I’ve been playing Planetbase for a couple hours now, and I feel like I’m only scratching the surface.
Planetbase is a new outer space base-building game that just hit Steam, and it’s been in the service’s top three best-selling games all day. It takes some time to dig into, but I’m starting to really like it.
Here’s how it works: you’re the architect of a planetary colony (initially on a Mars-esque hunk of desert rock, but you unlock harsher worlds as you progress). You’re responsible for structures—all the way down to the placement of individual bunk beds in dorms—and your workers prioritize their actions based on what you’ve built. You’re still responsible for their happiness, hunger, thirst, and whatnot, however, and there’s a ton to account for. You’ve got make sure your base is structured such that water, oxygen, and power is flowing through its spiderweb of electronic veins, which means organizing buildings intelligently and then connecting them to one another. On my first run, I failed to do that, miserably. And my colonists died, even more miserably.
TL;DR: everybody died of asphyxiation on the first night because my only energy source was a solar panel. Powerless, my oxygen generator unceremoniously ground to a halt. That’s when the screams began. They didn’t last long, for obvious reasons.
This happened after I’d done the tutorial, which did a good job of holding my hand and walking me through things step-by-step, but was also a busted fire hydrant of information. There’s a lot going on just beneath Planetbase’s surface, and its interface—while adequate—takes some getting used to.
I began Attempt The Second determined to keep everyone from suffocating in the heartless vacuum of space without so much as a warm touch or a friendly voice to comfort them. Which is to say, I built a shit-ton of power structures. Solar panels, wind turbines, power collectors—the works. And... it worked! I built out my base with other essentials—a dorm, a place to eat, a bio-dome for growing crops, a processing plant, a mine, and of course, a bar—and my humble space base survived the night. My first milestone:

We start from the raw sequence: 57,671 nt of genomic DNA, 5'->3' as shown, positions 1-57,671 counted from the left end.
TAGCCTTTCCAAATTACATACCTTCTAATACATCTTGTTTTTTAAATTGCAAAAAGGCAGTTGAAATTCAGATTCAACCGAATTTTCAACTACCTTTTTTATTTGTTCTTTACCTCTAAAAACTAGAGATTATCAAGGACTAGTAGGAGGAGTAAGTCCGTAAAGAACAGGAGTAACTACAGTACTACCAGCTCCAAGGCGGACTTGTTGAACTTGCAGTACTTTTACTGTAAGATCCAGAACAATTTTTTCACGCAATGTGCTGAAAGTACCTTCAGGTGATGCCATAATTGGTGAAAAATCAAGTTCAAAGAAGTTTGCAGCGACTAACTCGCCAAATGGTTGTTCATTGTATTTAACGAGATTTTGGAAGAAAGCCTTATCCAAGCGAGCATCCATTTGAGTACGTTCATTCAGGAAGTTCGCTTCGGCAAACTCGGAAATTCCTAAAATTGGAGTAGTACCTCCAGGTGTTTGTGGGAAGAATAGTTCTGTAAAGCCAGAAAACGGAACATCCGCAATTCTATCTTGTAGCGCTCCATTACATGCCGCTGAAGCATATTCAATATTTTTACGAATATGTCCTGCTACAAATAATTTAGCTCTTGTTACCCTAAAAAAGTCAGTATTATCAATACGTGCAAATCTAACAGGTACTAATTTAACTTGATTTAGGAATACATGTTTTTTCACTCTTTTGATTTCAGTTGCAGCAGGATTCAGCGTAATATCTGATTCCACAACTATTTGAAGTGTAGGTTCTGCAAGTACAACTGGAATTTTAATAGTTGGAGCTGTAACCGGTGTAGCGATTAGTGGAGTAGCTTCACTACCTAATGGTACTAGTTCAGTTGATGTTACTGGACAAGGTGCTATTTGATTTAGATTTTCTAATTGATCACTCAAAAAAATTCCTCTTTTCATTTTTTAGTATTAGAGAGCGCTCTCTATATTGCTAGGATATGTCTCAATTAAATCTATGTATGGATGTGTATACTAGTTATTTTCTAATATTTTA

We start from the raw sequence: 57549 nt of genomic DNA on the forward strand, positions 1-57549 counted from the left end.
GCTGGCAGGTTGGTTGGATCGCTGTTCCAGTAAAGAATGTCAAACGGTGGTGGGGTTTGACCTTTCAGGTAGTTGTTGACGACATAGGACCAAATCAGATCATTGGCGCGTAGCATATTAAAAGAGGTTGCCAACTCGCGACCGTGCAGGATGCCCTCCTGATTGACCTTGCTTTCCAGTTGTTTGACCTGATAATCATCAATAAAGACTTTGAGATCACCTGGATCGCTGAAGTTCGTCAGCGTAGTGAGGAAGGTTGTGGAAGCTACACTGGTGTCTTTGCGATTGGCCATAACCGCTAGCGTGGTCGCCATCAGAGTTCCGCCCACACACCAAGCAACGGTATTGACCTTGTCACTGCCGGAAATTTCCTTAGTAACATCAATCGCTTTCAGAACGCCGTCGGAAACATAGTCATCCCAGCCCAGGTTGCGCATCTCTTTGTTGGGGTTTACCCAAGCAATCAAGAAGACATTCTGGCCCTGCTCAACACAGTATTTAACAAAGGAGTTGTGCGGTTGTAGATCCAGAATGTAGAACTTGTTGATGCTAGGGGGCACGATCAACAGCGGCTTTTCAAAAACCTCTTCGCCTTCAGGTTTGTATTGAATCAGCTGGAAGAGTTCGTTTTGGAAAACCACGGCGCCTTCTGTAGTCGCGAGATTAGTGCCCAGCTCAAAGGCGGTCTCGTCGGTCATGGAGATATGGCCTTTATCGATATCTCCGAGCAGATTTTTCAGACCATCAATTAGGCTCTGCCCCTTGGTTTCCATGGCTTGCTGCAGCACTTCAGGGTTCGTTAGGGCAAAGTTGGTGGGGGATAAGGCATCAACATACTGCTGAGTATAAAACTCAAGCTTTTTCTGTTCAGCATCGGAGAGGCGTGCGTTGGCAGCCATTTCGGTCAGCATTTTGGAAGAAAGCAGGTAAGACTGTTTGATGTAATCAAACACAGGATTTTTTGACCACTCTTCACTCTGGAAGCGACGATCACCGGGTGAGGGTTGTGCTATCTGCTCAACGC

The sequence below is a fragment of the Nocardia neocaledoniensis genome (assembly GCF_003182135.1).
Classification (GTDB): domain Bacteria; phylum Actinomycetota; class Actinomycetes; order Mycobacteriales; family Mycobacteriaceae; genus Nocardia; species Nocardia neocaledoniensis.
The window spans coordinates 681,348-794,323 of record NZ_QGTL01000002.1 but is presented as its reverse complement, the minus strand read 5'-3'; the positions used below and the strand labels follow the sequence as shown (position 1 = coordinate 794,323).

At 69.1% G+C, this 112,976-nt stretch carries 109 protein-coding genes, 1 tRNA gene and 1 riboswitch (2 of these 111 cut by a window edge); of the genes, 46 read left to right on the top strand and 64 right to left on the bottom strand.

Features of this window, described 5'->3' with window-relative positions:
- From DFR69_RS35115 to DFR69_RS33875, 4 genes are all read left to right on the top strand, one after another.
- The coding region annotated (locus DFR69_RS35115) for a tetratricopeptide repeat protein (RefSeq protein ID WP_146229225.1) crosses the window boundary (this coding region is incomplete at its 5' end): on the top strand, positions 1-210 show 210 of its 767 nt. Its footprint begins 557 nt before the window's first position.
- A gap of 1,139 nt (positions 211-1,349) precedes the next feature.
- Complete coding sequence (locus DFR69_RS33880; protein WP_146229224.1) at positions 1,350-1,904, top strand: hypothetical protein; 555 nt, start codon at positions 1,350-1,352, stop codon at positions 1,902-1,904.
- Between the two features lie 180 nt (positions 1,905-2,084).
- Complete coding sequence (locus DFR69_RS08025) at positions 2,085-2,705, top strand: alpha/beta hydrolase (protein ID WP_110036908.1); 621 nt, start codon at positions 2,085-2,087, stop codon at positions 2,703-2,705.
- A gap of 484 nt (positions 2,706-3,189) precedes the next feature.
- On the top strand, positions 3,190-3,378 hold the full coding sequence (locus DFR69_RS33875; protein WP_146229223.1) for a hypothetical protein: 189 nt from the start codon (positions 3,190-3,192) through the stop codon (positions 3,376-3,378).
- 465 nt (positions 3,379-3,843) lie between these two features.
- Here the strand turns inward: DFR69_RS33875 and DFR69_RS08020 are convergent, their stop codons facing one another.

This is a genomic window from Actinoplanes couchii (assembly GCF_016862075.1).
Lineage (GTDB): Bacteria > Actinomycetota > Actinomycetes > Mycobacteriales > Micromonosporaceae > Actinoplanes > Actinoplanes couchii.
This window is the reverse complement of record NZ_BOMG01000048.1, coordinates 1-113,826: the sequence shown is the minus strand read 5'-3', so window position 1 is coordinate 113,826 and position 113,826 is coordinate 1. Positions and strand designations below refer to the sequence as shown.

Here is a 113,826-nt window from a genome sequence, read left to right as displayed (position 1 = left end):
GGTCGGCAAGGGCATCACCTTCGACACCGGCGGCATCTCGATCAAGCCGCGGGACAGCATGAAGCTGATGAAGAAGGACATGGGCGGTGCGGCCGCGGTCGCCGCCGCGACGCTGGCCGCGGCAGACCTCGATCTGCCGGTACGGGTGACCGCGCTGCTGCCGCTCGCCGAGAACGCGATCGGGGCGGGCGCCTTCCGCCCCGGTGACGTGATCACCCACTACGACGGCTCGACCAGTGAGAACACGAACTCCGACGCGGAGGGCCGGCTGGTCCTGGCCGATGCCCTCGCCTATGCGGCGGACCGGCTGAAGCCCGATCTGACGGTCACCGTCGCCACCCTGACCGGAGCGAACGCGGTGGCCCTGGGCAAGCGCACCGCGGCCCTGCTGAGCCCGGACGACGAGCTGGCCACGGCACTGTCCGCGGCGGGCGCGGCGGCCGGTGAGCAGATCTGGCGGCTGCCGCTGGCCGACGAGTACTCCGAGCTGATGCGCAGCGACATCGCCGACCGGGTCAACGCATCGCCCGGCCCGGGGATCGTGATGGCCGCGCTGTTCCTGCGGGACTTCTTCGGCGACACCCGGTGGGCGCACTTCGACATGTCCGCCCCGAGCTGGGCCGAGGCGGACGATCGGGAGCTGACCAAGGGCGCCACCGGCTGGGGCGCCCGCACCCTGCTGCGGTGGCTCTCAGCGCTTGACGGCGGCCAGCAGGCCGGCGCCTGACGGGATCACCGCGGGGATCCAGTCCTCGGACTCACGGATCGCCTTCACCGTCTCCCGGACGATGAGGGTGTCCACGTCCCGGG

Then I un-clenched my fists, closed my eyes, and took a deep breath for the first time in far too many minutes. Perhaps I was restricting my own airflow as a gesture of solidarity. Or, more likely, I was worried as hell.
Now, it should be noted that milestones and a slowly accumulating currency called prestige are the only tangible markers of progress in Planetbase. There aren’t really missions (milestones are the closest thing), and the game can get kinda monotonous in between major milestones. It is definitely not, by most measures, a fast-moving game. You might get bored. Sometimes, you’ve gotta make your own fun.
Since my first night, I’ve been expanding slowly but surely. One of the cool things about Planetbase is that you really can build your base however you want. You’ve got to array things sensibly to a certain extent (air, power, water, etc), but the rest is up to you. I like making my dorms feel like homes; no two are exactly the same. Same with my bars. It’s nice to take a breather and watch my tiny people chill out in them. There’s not a whole lot that sets my colonists apart, but I’m starting to like them, pick out their individual schedules and tendencies. Sometimes I lean in close to my monitor and whisper to them, in an almost motherly voice:
“YOU ARE ALL EXPENDABLE ANTS IN MY GLORIOUS COLONY. REMEMBER THAT IT IS ME WHO MADE THIS, AND ME WHO CAN DESTROY IT. Love you!”
After a few nights, I reached self-sufficiency. I felt like a pretty fucking cool space dude at that point. Like, the kind of space dude that, if he was just walking down the space sidewalk in some random space suburb (spuburb), he’d still turn heads because of the confidence he radiated.
And then he’d get space crushed by a goddamn space rock:
The enduring message of Planetbase—at least, after a couple hours—seems to be, “Don’t get cocky.” It’s been immensely satisfying building up my base so far, but I know it can be so much more. Apparently I can go from a handful of people to hundreds, to a base that very literally spans the planet. And yet, rocks fall from the sky as though hurled vengeful space deities saying, “Don’t. You. Dare.” But I will dare, even though Planetbase’s Steam page warns me of sandstorms, intruders, and solar flares, and beta players mention “hundreds of ways to die.”
I’m about to build a landing pad, which will usher in my base’s next era. Fearing certain death, I might have over-prepared for my next handful of colonists, but who knows? The planet is a big place. I haven’t even had to sound an emergency alarm yet. I’m excited to see what awaits.
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